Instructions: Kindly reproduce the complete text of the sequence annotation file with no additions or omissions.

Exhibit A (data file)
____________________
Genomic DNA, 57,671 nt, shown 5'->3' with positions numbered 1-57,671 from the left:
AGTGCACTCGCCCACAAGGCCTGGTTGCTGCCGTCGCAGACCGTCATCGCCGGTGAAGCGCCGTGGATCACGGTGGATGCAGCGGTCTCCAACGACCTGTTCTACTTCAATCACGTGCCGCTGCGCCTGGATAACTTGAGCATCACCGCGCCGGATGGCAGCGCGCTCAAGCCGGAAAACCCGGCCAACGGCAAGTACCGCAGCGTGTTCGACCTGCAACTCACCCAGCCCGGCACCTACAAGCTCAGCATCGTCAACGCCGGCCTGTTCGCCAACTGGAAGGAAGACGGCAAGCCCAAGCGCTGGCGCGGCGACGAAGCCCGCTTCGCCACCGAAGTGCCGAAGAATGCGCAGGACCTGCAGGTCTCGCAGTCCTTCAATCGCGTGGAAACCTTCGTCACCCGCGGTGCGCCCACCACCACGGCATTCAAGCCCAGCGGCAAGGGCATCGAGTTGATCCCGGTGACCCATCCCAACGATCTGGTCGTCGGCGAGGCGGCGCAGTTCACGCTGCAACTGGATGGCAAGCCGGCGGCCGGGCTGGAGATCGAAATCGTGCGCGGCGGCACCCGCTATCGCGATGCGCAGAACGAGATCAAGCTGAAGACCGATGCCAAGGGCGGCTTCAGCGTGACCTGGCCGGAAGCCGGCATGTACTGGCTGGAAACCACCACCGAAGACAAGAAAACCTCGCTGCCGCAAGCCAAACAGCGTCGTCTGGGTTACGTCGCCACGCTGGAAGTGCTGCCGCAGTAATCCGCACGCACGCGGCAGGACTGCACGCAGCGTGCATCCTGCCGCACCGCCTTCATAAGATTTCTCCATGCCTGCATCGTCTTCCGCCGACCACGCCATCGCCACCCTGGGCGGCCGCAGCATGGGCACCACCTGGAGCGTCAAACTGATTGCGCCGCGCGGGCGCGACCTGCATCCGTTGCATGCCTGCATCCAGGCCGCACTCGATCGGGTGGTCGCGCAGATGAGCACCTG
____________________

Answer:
Genomic DNA, 57,671 nt, shown 5'->3' with positions numbered 1-57,671 from the left:
AGTGCACTCGCCCACAAGGCCTGGTTGCTGCCGTCGCAGACCGTCATCGCCGGTGAAGCGCCGTGGATCACGGTGGATGCAGCGGTCTCCAACGACCTGTTCTACTTCAATCACGTGCCGCTGCGCCTGGATAACTTGAGCATCACCGCGCCGGATGGCAGCGCGCTCAAGCCGGAAAACCCGGCCAACGGCAAGTACCGCAGCGTGTTCGACCTGCAACTCACCCAGCCCGGCACCTACAAGCTCAGCATCGTCAACGCCGGCCTGTTCGCCAACTGGAAGGAAGACGGCAAGCCCAAGCGCTGGCGCGGCGACGAAGCCCGCTTCGCCACCGAAGTGCCGAAGAATGCGCAGGACCTGCAGGTCTCGCAGTCCTTCAATCGCGTGGAAACCTTCGTCACCCGCGGTGCGCCCACCACCACGGCATTCAAGCCCAGCGGCAAGGGCATCGAGTTGATCCCGGTGACCCATCCCAACGATCTGGTCGTCGGCGAGGCGGCGCAGTTCACGCTGCAACTGGATGGCAAGCCGGCGGCCGGGCTGGAGATCGAAATCGTGCGCGGCGGCACCCGCTATCGCGATGCGCAGAACGAGATCAAGCTGAAGACCGATGCCAAGGGCGGCTTCAGCGTGACCTGGCCGGAAGCCGGCATGTACTGGCTGGAAACCACCACCGAAGACAAGAAAACCTCGCTGCCGCAAGCCAAACAGCGTCGTCTGGGTTACGTCGCCACGCTGGAAGTGCTGCCGCAGTAATCCGCACGCACGCGGCAGGACTGCACGCAGCGTGCATCCTGCCGCACCGCCTTCATAAGATTTCTCCATGCCTGCATCGTCTTCCGCCGACCACGCCATCGCCACCCTGGGCGGCCGCAGCATGGGCACCACCTGGAGCGTCAAACTGATTGCGCCGCGCGGGCGCGACCTGCATCCGTTGCATGCCTGCATCCAGGCCGCACTCGATCGGGTGGTCGCGCAGATGAGCACCTG